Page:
Ransomware attacks are commonly run from foreign countries, making it difficult to track the attackers. They pose a huge threat to cybersecurity since law enforcement can’t take action unless they operate from the same country.

And even though most people hear of worldwide cyber-attacks only, 2020 has had its own share of ransomware attacks. The sad bit about such attacks is that there is no end in sight too. This is mainly because new hacking threats emerge every year.

AI Attacks

Source: csoonline.com

With AI and machine learning growing to new heights, criminals are also learning to use AI to fuel cyber attacks. And this poses a much bigger threat than ransomware attacks since it has a larger impact.

Attackers use AI to infiltrate systems in different ways, but they mainly rely on these 3 methods:

  • Data poisoning

There are two types of data poisoning-ones affecting the ML’s availability and the one affecting its integrity (backdoor attacks). The first method messes up the algorithm until it becomes useless. The second refers to infecting the algorithm so it leaves a backdoor entry for further usage.

  • Bot manipulation

Bots are being used to trick algorithms and win trading deals by knowing how the said algorithms operate.

  • Generative Adversarial Networks

GANs are two AI systems competing with one another. One is simulating original content and the other one is catching mistakes. That way they generate content that looks entirely original.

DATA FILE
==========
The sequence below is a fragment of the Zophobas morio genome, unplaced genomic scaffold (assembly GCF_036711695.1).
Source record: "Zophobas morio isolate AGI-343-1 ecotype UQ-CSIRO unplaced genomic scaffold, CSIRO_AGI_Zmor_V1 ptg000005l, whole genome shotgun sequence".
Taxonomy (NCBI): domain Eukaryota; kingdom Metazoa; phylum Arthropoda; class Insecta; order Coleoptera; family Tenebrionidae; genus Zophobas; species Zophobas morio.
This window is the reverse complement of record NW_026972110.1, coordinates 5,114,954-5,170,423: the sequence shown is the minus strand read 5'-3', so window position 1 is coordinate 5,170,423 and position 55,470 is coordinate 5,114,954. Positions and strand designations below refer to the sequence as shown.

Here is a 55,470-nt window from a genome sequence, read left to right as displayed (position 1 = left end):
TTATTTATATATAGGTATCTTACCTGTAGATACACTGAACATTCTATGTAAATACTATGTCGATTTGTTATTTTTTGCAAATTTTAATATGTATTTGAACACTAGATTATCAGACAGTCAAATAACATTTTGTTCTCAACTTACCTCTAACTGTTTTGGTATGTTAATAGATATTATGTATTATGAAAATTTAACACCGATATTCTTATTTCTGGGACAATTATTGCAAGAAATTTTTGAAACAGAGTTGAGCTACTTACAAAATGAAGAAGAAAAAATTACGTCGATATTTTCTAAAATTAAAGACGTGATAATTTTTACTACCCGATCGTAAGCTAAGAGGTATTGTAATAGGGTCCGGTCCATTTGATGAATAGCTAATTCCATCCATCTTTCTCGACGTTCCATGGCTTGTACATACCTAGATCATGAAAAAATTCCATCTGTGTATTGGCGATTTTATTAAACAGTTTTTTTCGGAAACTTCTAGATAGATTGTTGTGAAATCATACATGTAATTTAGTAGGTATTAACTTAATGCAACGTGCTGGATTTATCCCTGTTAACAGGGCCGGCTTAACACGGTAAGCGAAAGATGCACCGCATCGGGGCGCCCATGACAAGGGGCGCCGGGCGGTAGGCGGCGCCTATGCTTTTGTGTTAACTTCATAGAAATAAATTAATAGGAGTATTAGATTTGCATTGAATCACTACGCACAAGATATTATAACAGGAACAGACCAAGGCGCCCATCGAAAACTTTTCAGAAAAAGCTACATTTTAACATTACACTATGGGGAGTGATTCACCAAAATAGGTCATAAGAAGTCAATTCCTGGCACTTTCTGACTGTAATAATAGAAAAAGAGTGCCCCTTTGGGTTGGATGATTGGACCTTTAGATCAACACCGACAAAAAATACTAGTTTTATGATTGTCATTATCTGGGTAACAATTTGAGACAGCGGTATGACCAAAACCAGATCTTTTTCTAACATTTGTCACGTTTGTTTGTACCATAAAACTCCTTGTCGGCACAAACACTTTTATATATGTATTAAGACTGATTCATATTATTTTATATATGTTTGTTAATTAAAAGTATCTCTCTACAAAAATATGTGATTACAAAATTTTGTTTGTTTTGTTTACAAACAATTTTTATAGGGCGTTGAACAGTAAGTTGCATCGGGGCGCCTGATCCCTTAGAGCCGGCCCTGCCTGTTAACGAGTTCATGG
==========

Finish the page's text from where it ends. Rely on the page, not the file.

3 Ways to Improve Your Cybersecurity

There’s no sure-fire way of protecting yourself from all emerging cyber threats. However, there are a few good practices that you can implement to ensure you are a tad bit safer.

1. Use a VPN

Source: unsplash.com

Most people only use VPNs to access restricted content. But VPNs can offer much more in terms of protection.
Since a VPN encrypts your internet traffic and routes it to anonymous routers, your true identity will remain hidden. As such, it’ll be much tougher for hackers to target you when they launch an attack on your device.

2. Educate Your Employees

Employee education also goes a long way to help improve the cybersecurity of your organization. In fact, many hackers infiltrate systems by targeting people who are green to good security practices.

Nevertheless, educating them prepares them on how to handle current or emerging cyber threats. In addition, it could also be a good idea to use undetectable spy apps to monitor their activities too.

3. Encrypt Important Files

Source: pexels.com

Lastly, you should also make a point of encrypting any important files that you wouldn’t want hackers to access. And since they cannot access the files, they’d also have nothing to hold you to ransom with.

You can and should also go an extra step by backing up your data on cloud services as well. With backed up copies in different cloud servers, you won’t be worried about losing any of your encrypted data.

Final Take

There’s still a lot more to do to improve our cybersecurity. But with attackers getting smarter too, this makes it difficult to simply stick to a single solution.

Rather, the focus should be on educating people about cybersecurity threats around us and offering them all viable solutions too.